Friday, July 16, 2010

iPhone 4 Antenna Press Conference

John Siracusa:

My hunch is that the iPhone 4 is more susceptible to signal loss from hand touches due to its external antenna. I also believe it does get better overall reception than earlier iPhones. What bothers me is that Apple, living up to the worst stereotypes of large corporations, hammers on the latter while never addressing the former. Maybe it has something to do with liability in all the class-action lawsuits, maybe it’s just “how things are done,” I don’t know. But it’s a shame.

Steve Jobs kept repeating that all smartphones are susceptible to this type of problem, but he could never quite say that Apple had made a tradeoff. He trotted out questionable statistics. (For example, the low return rate could be because the problem was well publicized, Apple had extended the return period, and people assumed a fix was in the works. And how likely is a return when you’re locked into the platform?) He didn’t address the possibility of adding a coating or some other hardware modification, instead joking that Apple hasn’t yet found a way around physics. The press let him spin and for the most part didn’t make good use of their questions.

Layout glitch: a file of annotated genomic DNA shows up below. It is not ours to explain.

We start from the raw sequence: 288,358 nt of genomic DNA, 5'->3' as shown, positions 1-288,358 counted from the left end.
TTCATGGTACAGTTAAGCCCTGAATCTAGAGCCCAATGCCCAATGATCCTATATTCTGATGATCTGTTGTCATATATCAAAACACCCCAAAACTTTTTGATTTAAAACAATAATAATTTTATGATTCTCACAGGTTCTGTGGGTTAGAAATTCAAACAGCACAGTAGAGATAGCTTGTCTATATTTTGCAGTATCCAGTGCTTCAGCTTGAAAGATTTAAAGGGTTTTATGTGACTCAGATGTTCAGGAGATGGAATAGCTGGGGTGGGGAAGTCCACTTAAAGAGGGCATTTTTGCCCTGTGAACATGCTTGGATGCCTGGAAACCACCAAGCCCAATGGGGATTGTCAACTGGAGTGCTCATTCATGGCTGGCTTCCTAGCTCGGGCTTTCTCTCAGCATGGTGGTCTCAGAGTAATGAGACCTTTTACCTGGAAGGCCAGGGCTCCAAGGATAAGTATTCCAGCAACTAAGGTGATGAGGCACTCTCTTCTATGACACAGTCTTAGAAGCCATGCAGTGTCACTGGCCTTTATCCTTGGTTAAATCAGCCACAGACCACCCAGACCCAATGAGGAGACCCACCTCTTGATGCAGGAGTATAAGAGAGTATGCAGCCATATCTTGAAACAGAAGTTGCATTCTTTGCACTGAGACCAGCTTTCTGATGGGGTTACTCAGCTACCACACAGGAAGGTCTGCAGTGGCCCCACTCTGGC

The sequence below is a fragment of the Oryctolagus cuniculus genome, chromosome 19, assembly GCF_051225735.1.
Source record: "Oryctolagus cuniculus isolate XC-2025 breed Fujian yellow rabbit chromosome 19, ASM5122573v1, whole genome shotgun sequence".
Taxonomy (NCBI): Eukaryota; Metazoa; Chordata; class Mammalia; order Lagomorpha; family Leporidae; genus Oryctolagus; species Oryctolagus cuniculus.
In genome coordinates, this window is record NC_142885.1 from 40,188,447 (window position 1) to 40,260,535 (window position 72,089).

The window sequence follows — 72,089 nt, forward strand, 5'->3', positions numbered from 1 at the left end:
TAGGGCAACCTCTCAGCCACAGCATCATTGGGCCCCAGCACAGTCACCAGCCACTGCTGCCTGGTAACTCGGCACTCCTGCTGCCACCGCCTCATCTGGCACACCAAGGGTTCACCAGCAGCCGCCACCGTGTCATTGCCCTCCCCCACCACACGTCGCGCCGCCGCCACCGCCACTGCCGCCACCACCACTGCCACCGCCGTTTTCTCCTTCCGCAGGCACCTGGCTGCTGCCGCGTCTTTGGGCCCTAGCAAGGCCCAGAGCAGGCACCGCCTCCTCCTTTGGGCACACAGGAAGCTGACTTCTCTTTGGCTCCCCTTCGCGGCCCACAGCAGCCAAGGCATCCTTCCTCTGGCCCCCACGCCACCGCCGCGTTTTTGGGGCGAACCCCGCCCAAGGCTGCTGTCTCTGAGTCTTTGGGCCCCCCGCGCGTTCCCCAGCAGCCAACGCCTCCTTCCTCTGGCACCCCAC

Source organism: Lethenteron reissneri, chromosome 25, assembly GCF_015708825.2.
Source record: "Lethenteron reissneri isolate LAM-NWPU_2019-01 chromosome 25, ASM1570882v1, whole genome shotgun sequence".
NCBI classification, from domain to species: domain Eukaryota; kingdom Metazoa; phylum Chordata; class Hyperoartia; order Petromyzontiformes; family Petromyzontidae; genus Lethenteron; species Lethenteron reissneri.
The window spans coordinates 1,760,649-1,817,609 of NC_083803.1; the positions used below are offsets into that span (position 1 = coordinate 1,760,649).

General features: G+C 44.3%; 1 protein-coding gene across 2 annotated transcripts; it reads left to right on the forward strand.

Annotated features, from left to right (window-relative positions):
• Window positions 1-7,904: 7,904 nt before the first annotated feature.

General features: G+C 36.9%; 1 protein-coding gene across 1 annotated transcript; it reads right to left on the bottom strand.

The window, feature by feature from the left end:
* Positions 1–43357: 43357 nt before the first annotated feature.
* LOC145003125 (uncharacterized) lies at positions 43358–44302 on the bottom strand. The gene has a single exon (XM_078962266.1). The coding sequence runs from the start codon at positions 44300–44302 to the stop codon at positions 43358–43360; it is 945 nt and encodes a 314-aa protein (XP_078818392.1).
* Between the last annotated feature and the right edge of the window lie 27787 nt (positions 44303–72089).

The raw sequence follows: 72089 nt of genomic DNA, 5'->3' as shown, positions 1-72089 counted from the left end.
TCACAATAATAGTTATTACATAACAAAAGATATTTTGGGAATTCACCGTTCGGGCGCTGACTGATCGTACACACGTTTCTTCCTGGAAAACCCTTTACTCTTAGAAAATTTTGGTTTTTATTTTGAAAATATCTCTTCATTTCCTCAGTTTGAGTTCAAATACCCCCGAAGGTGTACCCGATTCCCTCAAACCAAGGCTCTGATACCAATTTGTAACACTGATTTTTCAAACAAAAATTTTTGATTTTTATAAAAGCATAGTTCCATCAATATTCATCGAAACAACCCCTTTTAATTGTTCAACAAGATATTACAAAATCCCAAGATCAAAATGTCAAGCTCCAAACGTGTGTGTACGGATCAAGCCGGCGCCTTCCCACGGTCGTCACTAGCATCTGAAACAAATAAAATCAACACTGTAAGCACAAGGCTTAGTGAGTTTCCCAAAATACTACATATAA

The bumpers work, but I don’t think they’re a satisfactory solution. As Garrett Murray says:

But you can’t use the dock with a Bumper, and you can’t use most of the car accessories with a Bumper, and the Bumper makes it hard to put the phone into your pocket which means you’re more likely to drop it…

The good news is that Apple thinks the proximity sensor problem will be fixable in software.

Update: Marco Arment on cases.

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[…] iPhone 4. I still think the problems with the antenna design go farther than what’s been acknowledged. My father returned his iPhone 4 because, even in a case, the signal strength was much worse than […]

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